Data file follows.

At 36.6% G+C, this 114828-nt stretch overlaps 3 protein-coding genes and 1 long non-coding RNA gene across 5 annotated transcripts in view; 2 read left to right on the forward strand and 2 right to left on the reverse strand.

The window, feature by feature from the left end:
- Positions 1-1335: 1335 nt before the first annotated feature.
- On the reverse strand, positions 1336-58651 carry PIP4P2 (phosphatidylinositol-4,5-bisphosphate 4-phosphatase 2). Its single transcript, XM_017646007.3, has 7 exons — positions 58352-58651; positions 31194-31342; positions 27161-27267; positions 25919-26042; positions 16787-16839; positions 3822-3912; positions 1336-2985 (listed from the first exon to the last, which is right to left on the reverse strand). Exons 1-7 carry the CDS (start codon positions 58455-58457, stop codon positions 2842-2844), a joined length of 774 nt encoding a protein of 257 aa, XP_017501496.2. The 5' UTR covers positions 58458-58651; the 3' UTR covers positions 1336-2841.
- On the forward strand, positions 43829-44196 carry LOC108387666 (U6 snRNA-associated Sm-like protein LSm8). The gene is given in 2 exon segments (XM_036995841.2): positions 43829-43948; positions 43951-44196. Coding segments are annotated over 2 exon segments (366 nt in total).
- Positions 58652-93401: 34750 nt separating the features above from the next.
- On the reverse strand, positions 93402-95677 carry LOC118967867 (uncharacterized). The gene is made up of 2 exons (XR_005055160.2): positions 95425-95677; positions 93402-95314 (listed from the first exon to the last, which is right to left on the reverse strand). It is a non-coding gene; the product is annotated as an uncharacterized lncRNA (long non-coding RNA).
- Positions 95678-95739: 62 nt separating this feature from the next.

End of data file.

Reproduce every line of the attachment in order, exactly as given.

At 36.6% G+C, this 114828-nt stretch overlaps 3 protein-coding genes and 1 long non-coding RNA gene across 5 annotated transcripts in view; 2 read left to right on the forward strand and 2 right to left on the reverse strand.

The window, feature by feature from the left end:
- Positions 1-1335: 1335 nt before the first annotated feature.
- On the reverse strand, positions 1336-58651 carry PIP4P2 (phosphatidylinositol-4,5-bisphosphate 4-phosphatase 2). Its single transcript, XM_017646007.3, has 7 exons — positions 58352-58651; positions 31194-31342; positions 27161-27267; positions 25919-26042; positions 16787-16839; positions 3822-3912; positions 1336-2985 (listed from the first exon to the last, which is right to left on the reverse strand). Exons 1-7 carry the CDS (start codon positions 58455-58457, stop codon positions 2842-2844), a joined length of 774 nt encoding a protein of 257 aa, XP_017501496.2. The 5' UTR covers positions 58458-58651; the 3' UTR covers positions 1336-2841.
- On the forward strand, positions 43829-44196 carry LOC108387666 (U6 snRNA-associated Sm-like protein LSm8). The gene is given in 2 exon segments (XM_036995841.2): positions 43829-43948; positions 43951-44196. Coding segments are annotated over 2 exon segments (366 nt in total).
- Positions 58652-93401: 34750 nt separating the features above from the next.
- On the reverse strand, positions 93402-95677 carry LOC118967867 (uncharacterized). The gene is made up of 2 exons (XR_005055160.2): positions 95425-95677; positions 93402-95314 (listed from the first exon to the last, which is right to left on the reverse strand). It is a non-coding gene; the product is annotated as an uncharacterized lncRNA (long non-coding RNA).
- Positions 95678-95739: 62 nt separating this feature from the next.